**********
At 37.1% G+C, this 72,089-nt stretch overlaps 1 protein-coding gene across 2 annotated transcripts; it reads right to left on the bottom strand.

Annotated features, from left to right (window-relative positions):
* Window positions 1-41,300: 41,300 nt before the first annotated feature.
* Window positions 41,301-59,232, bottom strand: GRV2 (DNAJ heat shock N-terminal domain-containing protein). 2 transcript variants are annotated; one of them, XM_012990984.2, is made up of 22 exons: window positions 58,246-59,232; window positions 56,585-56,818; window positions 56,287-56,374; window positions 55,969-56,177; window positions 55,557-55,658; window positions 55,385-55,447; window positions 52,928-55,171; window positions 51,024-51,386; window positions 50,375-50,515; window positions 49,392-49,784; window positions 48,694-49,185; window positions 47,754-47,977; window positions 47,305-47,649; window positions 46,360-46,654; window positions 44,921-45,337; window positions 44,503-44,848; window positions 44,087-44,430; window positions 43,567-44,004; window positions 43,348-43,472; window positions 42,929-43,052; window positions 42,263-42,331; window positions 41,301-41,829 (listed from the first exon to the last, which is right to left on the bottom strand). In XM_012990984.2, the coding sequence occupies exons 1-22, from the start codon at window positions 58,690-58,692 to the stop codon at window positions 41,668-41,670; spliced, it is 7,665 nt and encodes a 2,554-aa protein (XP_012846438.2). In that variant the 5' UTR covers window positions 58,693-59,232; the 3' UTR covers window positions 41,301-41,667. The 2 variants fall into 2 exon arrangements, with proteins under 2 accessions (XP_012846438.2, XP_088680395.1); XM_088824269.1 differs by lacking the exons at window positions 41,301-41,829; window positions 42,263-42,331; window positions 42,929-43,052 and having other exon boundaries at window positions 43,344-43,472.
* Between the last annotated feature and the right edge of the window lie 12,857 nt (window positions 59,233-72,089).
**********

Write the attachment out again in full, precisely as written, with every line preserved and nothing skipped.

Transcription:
At 37.1% G+C, this 72,089-nt stretch overlaps 1 protein-coding gene across 2 annotated transcripts; it reads right to left on the bottom strand.

Annotated features, from left to right (window-relative positions):
* Window positions 1-41,300: 41,300 nt before the first annotated feature.
* Window positions 41,301-59,232, bottom strand: GRV2 (DNAJ heat shock N-terminal domain-containing protein). 2 transcript variants are annotated; one of them, XM_012990984.2, is made up of 22 exons: window positions 58,246-59,232; window positions 56,585-56,818; window positions 56,287-56,374; window positions 55,969-56,177; window positions 55,557-55,658; window positions 55,385-55,447; window positions 52,928-55,171; window positions 51,024-51,386; window positions 50,375-50,515; window positions 49,392-49,784; window positions 48,694-49,185; window positions 47,754-47,977; window positions 47,305-47,649; window positions 46,360-46,654; window positions 44,921-45,337; window positions 44,503-44,848; window positions 44,087-44,430; window positions 43,567-44,004; window positions 43,348-43,472; window positions 42,929-43,052; window positions 42,263-42,331; window positions 41,301-41,829 (listed from the first exon to the last, which is right to left on the bottom strand). In XM_012990984.2, the coding sequence occupies exons 1-22, from the start codon at window positions 58,690-58,692 to the stop codon at window positions 41,668-41,670; spliced, it is 7,665 nt and encodes a 2,554-aa protein (XP_012846438.2). In that variant the 5' UTR covers window positions 58,693-59,232; the 3' UTR covers window positions 41,301-41,667. The 2 variants fall into 2 exon arrangements, with proteins under 2 accessions (XP_012846438.2, XP_088680395.1); XM_088824269.1 differs by lacking the exons at window positions 41,301-41,829; window positions 42,263-42,331; window positions 42,929-43,052 and having other exon boundaries at window positions 43,344-43,472.
* Between the last annotated feature and the right edge of the window lie 12,857 nt (window positions 59,233-72,089).